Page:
Birds chirping. The harmonious sound that can only mean a delightful early morning or a disastrous late night. In this case I was experiencing the former. Rolling out of my shared bed in a shared house in South Norwich, the last thing on my mind was my impending interview with celebrated poet, playwright, comedian, record store owner and friend of music, Henry Normal. Luck would have it that the progress of cellular communication had grown at such a rate in previous decades that I was able to initiate and conclude said interview via the medium of wireless telephony, while still in my underwear, on my tiny oak desk, in my tiny beige room, with a tiny double glazed window.
It felt rather liberating to be engaging in profound and intellectual dialogue with a man 40 years my senior and significantly more experienced in every aspect of life, in one’s lingerie. For all I knew he could be in exactly the same situation; sprawled in bed, using a Dictaphone to pre-record and a speaker phone which would enable him to pontificate while remaining soundly a-slumber . Such are the thoughts of journalistic spaniels; all youthful exuberance and absolutely zero work ethic unless corralled or there’s something in it for them.
Henry Normal answered my telephone call at precisely 11:01 in a normal, Northern accent. Probably the most jubilant man I’ve ever encountered over the phone at 11:01. Normal struck me as a man who wakes early and goes to bed early, resting easy and enjoying the pleasures a gentleman of leisure can only enjoy. We begin to chat about his new book “Staring Directly into the Eclipse” where he reveals he “hasn’t written poetry in 20 years”. As I pry into the mindset behind the work he answers – cordial and cautious. “I would hope the work is a little bit more mature than some of my previous endeavours. I wrote a lot about love in the earlier years but I’m now in a stable relationship and the nature of my relationships with people like my son and even my mother in law have changed.”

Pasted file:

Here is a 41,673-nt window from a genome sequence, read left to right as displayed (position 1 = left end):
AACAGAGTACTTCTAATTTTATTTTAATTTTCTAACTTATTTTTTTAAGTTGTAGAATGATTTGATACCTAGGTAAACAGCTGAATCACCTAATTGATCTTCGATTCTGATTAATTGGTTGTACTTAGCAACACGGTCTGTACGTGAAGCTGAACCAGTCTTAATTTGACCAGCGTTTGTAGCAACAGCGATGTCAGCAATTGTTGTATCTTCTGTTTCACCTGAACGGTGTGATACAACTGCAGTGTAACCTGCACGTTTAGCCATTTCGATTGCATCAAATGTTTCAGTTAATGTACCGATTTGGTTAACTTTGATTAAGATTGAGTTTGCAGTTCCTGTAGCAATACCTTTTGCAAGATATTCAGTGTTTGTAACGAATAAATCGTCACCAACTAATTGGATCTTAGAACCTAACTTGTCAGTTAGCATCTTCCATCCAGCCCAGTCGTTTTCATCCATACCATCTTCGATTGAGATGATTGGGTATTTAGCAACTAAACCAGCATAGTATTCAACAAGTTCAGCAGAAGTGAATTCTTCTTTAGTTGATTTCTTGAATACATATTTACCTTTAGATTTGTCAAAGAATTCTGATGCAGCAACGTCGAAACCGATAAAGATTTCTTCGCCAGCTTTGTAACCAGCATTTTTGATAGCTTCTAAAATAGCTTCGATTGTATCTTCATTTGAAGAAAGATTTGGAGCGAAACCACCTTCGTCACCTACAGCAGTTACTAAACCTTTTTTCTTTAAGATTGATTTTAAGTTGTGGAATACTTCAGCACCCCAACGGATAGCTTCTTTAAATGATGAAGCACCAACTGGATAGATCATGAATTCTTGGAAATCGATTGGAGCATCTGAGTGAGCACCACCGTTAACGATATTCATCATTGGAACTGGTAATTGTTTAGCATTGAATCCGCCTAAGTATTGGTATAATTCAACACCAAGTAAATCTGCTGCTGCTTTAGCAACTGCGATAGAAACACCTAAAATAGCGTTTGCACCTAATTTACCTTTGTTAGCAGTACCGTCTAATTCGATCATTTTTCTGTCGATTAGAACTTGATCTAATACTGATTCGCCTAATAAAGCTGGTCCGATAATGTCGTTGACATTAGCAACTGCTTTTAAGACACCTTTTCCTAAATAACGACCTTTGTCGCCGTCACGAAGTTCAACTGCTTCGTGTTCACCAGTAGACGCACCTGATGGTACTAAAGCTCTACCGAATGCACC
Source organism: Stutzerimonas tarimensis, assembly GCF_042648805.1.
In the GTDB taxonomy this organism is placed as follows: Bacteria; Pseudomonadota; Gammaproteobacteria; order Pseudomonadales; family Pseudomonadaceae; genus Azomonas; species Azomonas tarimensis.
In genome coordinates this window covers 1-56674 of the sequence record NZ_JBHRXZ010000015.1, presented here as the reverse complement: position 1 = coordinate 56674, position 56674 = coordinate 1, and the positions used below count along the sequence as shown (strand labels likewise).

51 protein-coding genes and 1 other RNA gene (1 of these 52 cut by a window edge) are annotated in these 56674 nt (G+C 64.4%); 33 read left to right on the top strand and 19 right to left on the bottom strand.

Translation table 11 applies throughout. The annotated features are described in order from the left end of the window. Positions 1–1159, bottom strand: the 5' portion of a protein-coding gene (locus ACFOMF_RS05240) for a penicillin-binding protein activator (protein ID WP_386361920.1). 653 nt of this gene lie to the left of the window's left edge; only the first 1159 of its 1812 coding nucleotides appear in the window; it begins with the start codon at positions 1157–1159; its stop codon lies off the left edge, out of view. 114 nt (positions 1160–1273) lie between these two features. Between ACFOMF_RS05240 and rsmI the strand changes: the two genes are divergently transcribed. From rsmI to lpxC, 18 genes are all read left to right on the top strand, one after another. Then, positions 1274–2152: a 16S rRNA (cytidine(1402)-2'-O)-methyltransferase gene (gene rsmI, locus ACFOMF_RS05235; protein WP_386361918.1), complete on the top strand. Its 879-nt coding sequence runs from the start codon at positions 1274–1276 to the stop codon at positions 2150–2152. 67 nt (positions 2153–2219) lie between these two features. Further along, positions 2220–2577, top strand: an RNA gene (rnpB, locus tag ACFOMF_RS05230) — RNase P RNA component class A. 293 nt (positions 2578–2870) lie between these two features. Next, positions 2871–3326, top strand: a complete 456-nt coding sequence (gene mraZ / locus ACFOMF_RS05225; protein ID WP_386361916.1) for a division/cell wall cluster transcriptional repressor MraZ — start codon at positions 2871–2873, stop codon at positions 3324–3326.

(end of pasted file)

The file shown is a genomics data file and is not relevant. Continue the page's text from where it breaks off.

“I tend to write to poetry from an emotional stand point” continues Normal when asked about the motivations behind his writing in general. “It’s not an intellectual exercise like trying to solve a jigsaw puzzle. I’ve written comedy for 40 years which is more about rhythm and logic whereas poetry is more about emotion.” Having been responsible for some of Britain’s best loved comedy from The Royle Family to Gavin & Stacey with his production company Baby Cow Productions co run by none other than North Norfolk Digital’s favourite star, he speaks with some authority.
The most admirable quality about Normal is that he is not entrenched in one form of art. He runs a record store in Chesterfield, he’s written some classic comedy and he’s a keen poet. He is not phased by the pompous selectivity of the modern artist, rather he embraces art for the sake of art; as a form of creative expression, a way to deal with emotions and to improve the lives of others.
We closed the chat with Henry not being able to name a single act on the Poetry Stage at this year’s Latitude Festival where I assured him I would come see him in full glory. We talked Led Zeppelin, Pulp and “a movement called Doll Busters, which I doubt you would have heard of”.
As I plonked the phone down I began to ponder Henry Normal and his vision of creating art in an emotional sense, on a personal level, for oneself. Normal is a man well rested and it is my view that to create true art one has to lounge and sleep. I went straight back to bed and I can guarantee he did too.
Henry will be performing on the Poetry Stage at this year’s Latitude Festival.
Words by Aaron Powell